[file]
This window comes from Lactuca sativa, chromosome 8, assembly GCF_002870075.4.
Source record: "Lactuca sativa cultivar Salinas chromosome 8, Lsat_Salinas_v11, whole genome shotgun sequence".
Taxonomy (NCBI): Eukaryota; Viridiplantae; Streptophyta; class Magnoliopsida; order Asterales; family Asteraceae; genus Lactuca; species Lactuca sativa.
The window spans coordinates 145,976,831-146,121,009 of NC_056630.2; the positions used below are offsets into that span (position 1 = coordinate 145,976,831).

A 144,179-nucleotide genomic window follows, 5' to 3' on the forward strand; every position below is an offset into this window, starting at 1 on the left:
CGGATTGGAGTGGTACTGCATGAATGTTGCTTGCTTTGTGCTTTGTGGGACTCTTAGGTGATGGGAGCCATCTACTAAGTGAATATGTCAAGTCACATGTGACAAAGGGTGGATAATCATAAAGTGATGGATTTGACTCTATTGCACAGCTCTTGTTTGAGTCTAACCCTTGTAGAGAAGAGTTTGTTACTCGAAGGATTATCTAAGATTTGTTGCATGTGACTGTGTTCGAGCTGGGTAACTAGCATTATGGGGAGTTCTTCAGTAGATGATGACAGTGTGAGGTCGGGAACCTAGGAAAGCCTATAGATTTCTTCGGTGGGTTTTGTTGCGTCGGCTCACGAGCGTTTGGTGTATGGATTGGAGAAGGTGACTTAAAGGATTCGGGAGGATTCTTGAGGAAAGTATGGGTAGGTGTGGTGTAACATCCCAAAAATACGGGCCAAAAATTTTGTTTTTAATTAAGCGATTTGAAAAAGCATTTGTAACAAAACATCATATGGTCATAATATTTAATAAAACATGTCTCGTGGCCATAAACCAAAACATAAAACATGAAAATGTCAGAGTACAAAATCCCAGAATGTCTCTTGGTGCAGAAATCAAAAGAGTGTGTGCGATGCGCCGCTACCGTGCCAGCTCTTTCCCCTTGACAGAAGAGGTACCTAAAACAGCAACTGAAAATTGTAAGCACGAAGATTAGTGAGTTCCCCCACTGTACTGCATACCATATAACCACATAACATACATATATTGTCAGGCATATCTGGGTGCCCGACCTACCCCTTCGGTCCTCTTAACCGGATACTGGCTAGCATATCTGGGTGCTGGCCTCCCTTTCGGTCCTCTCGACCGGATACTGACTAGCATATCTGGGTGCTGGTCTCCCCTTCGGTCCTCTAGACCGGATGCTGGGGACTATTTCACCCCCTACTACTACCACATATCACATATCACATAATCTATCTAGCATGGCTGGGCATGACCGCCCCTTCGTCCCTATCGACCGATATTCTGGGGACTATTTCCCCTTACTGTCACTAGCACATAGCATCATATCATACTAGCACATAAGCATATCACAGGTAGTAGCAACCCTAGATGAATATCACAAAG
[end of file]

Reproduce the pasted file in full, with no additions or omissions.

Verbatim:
This window comes from Lactuca sativa, chromosome 8, assembly GCF_002870075.4.
Source record: "Lactuca sativa cultivar Salinas chromosome 8, Lsat_Salinas_v11, whole genome shotgun sequence".
Taxonomy (NCBI): Eukaryota; Viridiplantae; Streptophyta; class Magnoliopsida; order Asterales; family Asteraceae; genus Lactuca; species Lactuca sativa.
The window spans coordinates 145,976,831-146,121,009 of NC_056630.2; the positions used below are offsets into that span (position 1 = coordinate 145,976,831).

A 144,179-nucleotide genomic window follows, 5' to 3' on the forward strand; every position below is an offset into this window, starting at 1 on the left:
CGGATTGGAGTGGTACTGCATGAATGTTGCTTGCTTTGTGCTTTGTGGGACTCTTAGGTGATGGGAGCCATCTACTAAGTGAATATGTCAAGTCACATGTGACAAAGGGTGGATAATCATAAAGTGATGGATTTGACTCTATTGCACAGCTCTTGTTTGAGTCTAACCCTTGTAGAGAAGAGTTTGTTACTCGAAGGATTATCTAAGATTTGTTGCATGTGACTGTGTTCGAGCTGGGTAACTAGCATTATGGGGAGTTCTTCAGTAGATGATGACAGTGTGAGGTCGGGAACCTAGGAAAGCCTATAGATTTCTTCGGTGGGTTTTGTTGCGTCGGCTCACGAGCGTTTGGTGTATGGATTGGAGAAGGTGACTTAAAGGATTCGGGAGGATTCTTGAGGAAAGTATGGGTAGGTGTGGTGTAACATCCCAAAAATACGGGCCAAAAATTTTGTTTTTAATTAAGCGATTTGAAAAAGCATTTGTAACAAAACATCATATGGTCATAATATTTAATAAAACATGTCTCGTGGCCATAAACCAAAACATAAAACATGAAAATGTCAGAGTACAAAATCCCAGAATGTCTCTTGGTGCAGAAATCAAAAGAGTGTGTGCGATGCGCCGCTACCGTGCCAGCTCTTTCCCCTTGACAGAAGAGGTACCTAAAACAGCAACTGAAAATTGTAAGCACGAAGATTAGTGAGTTCCCCCACTGTACTGCATACCATATAACCACATAACATACATATATTGTCAGGCATATCTGGGTGCCCGACCTACCCCTTCGGTCCTCTTAACCGGATACTGGCTAGCATATCTGGGTGCTGGCCTCCCTTTCGGTCCTCTCGACCGGATACTGACTAGCATATCTGGGTGCTGGTCTCCCCTTCGGTCCTCTAGACCGGATGCTGGGGACTATTTCACCCCCTACTACTACCACATATCACATATCACATAATCTATCTAGCATGGCTGGGCATGACCGCCCCTTCGTCCCTATCGACCGATATTCTGGGGACTATTTCCCCTTACTGTCACTAGCACATAGCATCATATCATACTAGCACATAAGCATATCACAGGTAGTAGCAACCCTAGATGAATATCACAAAG